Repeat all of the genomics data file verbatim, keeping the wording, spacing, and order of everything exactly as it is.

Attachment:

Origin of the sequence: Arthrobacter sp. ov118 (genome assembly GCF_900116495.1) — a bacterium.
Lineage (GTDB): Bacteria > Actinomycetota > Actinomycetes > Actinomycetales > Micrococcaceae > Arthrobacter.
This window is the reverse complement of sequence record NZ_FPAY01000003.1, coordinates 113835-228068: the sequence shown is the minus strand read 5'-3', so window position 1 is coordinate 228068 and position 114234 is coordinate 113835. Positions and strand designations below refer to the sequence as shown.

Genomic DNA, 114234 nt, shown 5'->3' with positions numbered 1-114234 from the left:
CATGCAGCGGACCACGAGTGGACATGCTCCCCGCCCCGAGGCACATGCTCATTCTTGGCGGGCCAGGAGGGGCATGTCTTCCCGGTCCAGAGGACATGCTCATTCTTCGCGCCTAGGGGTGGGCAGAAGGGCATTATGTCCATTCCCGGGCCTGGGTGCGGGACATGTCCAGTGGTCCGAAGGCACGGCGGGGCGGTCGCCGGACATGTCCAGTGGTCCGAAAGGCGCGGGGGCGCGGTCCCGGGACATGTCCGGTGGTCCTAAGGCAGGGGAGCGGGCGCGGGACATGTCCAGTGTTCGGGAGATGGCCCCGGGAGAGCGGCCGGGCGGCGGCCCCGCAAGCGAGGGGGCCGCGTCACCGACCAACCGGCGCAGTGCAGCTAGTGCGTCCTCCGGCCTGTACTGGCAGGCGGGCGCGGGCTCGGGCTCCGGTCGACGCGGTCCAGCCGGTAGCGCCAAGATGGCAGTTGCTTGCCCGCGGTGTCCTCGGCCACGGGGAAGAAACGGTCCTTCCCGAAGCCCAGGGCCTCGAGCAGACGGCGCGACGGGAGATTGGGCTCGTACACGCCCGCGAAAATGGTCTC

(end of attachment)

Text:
Origin of the sequence: Arthrobacter sp. ov118 (genome assembly GCF_900116495.1) — a bacterium.
Lineage (GTDB): Bacteria > Actinomycetota > Actinomycetes > Actinomycetales > Micrococcaceae > Arthrobacter.
This window is the reverse complement of sequence record NZ_FPAY01000003.1, coordinates 113835-228068: the sequence shown is the minus strand read 5'-3', so window position 1 is coordinate 228068 and position 114234 is coordinate 113835. Positions and strand designations below refer to the sequence as shown.

Genomic DNA, 114234 nt, shown 5'->3' with positions numbered 1-114234 from the left:
CATGCAGCGGACCACGAGTGGACATGCTCCCCGCCCCGAGGCACATGCTCATTCTTGGCGGGCCAGGAGGGGCATGTCTTCCCGGTCCAGAGGACATGCTCATTCTTCGCGCCTAGGGGTGGGCAGAAGGGCATTATGTCCATTCCCGGGCCTGGGTGCGGGACATGTCCAGTGGTCCGAAGGCACGGCGGGGCGGTCGCCGGACATGTCCAGTGGTCCGAAAGGCGCGGGGGCGCGGTCCCGGGACATGTCCGGTGGTCCTAAGGCAGGGGAGCGGGCGCGGGACATGTCCAGTGTTCGGGAGATGGCCCCGGGAGAGCGGCCGGGCGGCGGCCCCGCAAGCGAGGGGGCCGCGTCACCGACCAACCGGCGCAGTGCAGCTAGTGCGTCCTCCGGCCTGTACTGGCAGGCGGGCGCGGGCTCGGGCTCCGGTCGACGCGGTCCAGCCGGTAGCGCCAAGATGGCAGTTGCTTGCCCGCGGTGTCCTCGGCCACGGGGAAGAAACGGTCCTTCCCGAAGCCCAGGGCCTCGAGCAGACGGCGCGACGGGAGATTGGGCTCGTACACGCCCGCGAAAATGGTCTC